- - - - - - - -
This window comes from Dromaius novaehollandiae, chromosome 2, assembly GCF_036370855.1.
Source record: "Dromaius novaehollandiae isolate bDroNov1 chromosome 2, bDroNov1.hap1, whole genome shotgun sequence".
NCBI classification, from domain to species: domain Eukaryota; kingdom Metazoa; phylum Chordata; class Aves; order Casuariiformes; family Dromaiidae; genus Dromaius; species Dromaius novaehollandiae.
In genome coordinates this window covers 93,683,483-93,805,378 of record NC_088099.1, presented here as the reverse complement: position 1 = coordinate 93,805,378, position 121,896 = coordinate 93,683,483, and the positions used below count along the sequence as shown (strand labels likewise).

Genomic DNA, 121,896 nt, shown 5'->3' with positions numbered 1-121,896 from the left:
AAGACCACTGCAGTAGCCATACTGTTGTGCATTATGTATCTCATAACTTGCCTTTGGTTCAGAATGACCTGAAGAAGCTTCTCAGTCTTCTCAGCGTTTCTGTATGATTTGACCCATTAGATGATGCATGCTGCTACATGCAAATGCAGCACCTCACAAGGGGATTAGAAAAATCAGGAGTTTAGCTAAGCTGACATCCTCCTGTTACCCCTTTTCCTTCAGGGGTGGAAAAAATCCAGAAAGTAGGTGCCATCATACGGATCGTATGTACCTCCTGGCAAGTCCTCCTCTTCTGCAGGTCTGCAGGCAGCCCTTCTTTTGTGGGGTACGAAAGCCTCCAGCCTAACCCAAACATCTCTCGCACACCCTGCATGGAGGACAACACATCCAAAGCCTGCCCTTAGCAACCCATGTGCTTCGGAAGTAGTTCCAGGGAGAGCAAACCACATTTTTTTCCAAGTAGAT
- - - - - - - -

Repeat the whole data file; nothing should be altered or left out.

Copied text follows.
This window comes from Dromaius novaehollandiae, chromosome 2, assembly GCF_036370855.1.
Source record: "Dromaius novaehollandiae isolate bDroNov1 chromosome 2, bDroNov1.hap1, whole genome shotgun sequence".
NCBI classification, from domain to species: domain Eukaryota; kingdom Metazoa; phylum Chordata; class Aves; order Casuariiformes; family Dromaiidae; genus Dromaius; species Dromaius novaehollandiae.
In genome coordinates this window covers 93,683,483-93,805,378 of record NC_088099.1, presented here as the reverse complement: position 1 = coordinate 93,805,378, position 121,896 = coordinate 93,683,483, and the positions used below count along the sequence as shown (strand labels likewise).

Genomic DNA, 121,896 nt, shown 5'->3' with positions numbered 1-121,896 from the left:
AAGACCACTGCAGTAGCCATACTGTTGTGCATTATGTATCTCATAACTTGCCTTTGGTTCAGAATGACCTGAAGAAGCTTCTCAGTCTTCTCAGCGTTTCTGTATGATTTGACCCATTAGATGATGCATGCTGCTACATGCAAATGCAGCACCTCACAAGGGGATTAGAAAAATCAGGAGTTTAGCTAAGCTGACATCCTCCTGTTACCCCTTTTCCTTCAGGGGTGGAAAAAATCCAGAAAGTAGGTGCCATCATACGGATCGTATGTACCTCCTGGCAAGTCCTCCTCTTCTGCAGGTCTGCAGGCAGCCCTTCTTTTGTGGGGTACGAAAGCCTCCAGCCTAACCCAAACATCTCTCGCACACCCTGCATGGAGGACAACACATCCAAAGCCTGCCCTTAGCAACCCATGTGCTTCGGAAGTAGTTCCAGGGAGAGCAAACCACATTTTTTTCCAAGTAGAT